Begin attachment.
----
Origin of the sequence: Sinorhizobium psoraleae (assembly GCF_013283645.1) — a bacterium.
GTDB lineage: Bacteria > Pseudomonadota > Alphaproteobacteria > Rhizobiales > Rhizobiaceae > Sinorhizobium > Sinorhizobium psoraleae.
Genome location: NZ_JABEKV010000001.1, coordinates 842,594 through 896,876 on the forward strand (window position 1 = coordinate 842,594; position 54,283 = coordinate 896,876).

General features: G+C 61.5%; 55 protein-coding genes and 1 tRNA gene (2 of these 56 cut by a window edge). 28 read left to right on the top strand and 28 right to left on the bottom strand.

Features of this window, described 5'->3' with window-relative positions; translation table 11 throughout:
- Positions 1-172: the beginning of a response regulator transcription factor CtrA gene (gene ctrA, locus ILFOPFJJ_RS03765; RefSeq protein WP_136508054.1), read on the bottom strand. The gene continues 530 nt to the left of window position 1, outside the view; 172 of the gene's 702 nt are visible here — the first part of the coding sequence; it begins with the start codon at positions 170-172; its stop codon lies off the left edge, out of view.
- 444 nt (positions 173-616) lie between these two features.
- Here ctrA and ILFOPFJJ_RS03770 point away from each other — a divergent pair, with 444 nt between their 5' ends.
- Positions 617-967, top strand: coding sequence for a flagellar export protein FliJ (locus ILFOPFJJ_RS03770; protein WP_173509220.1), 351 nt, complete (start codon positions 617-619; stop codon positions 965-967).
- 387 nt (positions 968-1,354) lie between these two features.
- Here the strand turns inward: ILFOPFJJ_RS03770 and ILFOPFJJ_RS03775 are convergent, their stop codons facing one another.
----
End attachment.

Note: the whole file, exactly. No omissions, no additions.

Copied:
Origin of the sequence: Sinorhizobium psoraleae (assembly GCF_013283645.1) — a bacterium.
GTDB lineage: Bacteria > Pseudomonadota > Alphaproteobacteria > Rhizobiales > Rhizobiaceae > Sinorhizobium > Sinorhizobium psoraleae.
Genome location: NZ_JABEKV010000001.1, coordinates 842,594 through 896,876 on the forward strand (window position 1 = coordinate 842,594; position 54,283 = coordinate 896,876).

General features: G+C 61.5%; 55 protein-coding genes and 1 tRNA gene (2 of these 56 cut by a window edge). 28 read left to right on the top strand and 28 right to left on the bottom strand.

Features of this window, described 5'->3' with window-relative positions; translation table 11 throughout:
- Positions 1-172: the beginning of a response regulator transcription factor CtrA gene (gene ctrA, locus ILFOPFJJ_RS03765; RefSeq protein WP_136508054.1), read on the bottom strand. The gene continues 530 nt to the left of window position 1, outside the view; 172 of the gene's 702 nt are visible here — the first part of the coding sequence; it begins with the start codon at positions 170-172; its stop codon lies off the left edge, out of view.
- 444 nt (positions 173-616) lie between these two features.
- Here ctrA and ILFOPFJJ_RS03770 point away from each other — a divergent pair, with 444 nt between their 5' ends.
- Positions 617-967, top strand: coding sequence for a flagellar export protein FliJ (locus ILFOPFJJ_RS03770; protein WP_173509220.1), 351 nt, complete (start codon positions 617-619; stop codon positions 965-967).
- 387 nt (positions 968-1,354) lie between these two features.
- Here the strand turns inward: ILFOPFJJ_RS03770 and ILFOPFJJ_RS03775 are convergent, their stop codons facing one another.